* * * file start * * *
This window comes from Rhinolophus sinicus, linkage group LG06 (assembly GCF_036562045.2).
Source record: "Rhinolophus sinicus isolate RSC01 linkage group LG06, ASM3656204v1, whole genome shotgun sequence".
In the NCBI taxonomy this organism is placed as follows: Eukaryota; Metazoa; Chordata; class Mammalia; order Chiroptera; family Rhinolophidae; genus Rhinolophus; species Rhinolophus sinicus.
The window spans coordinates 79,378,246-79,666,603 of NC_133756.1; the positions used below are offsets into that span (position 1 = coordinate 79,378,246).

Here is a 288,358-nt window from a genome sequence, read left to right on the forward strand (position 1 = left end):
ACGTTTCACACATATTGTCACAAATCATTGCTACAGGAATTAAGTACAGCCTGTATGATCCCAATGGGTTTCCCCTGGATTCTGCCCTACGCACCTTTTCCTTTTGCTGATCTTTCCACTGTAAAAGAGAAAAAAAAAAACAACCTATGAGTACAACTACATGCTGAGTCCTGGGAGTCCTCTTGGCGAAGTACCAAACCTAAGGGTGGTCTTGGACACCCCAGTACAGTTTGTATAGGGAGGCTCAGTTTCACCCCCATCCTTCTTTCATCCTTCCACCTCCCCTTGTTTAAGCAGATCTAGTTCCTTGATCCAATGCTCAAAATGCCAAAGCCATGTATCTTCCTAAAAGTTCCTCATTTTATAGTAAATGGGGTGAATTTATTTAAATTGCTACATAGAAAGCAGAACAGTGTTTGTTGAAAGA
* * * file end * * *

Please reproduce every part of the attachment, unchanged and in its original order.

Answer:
This window comes from Rhinolophus sinicus, linkage group LG06 (assembly GCF_036562045.2).
Source record: "Rhinolophus sinicus isolate RSC01 linkage group LG06, ASM3656204v1, whole genome shotgun sequence".
In the NCBI taxonomy this organism is placed as follows: Eukaryota; Metazoa; Chordata; class Mammalia; order Chiroptera; family Rhinolophidae; genus Rhinolophus; species Rhinolophus sinicus.
The window spans coordinates 79,378,246-79,666,603 of NC_133756.1; the positions used below are offsets into that span (position 1 = coordinate 79,378,246).

Here is a 288,358-nt window from a genome sequence, read left to right on the forward strand (position 1 = left end):
ACGTTTCACACATATTGTCACAAATCATTGCTACAGGAATTAAGTACAGCCTGTATGATCCCAATGGGTTTCCCCTGGATTCTGCCCTACGCACCTTTTCCTTTTGCTGATCTTTCCACTGTAAAAGAGAAAAAAAAAAACAACCTATGAGTACAACTACATGCTGAGTCCTGGGAGTCCTCTTGGCGAAGTACCAAACCTAAGGGTGGTCTTGGACACCCCAGTACAGTTTGTATAGGGAGGCTCAGTTTCACCCCCATCCTTCTTTCATCCTTCCACCTCCCCTTGTTTAAGCAGATCTAGTTCCTTGATCCAATGCTCAAAATGCCAAAGCCATGTATCTTCCTAAAAGTTCCTCATTTTATAGTAAATGGGGTGAATTTATTTAAATTGCTACATAGAAAGCAGAACAGTGTTTGTTGAAAGA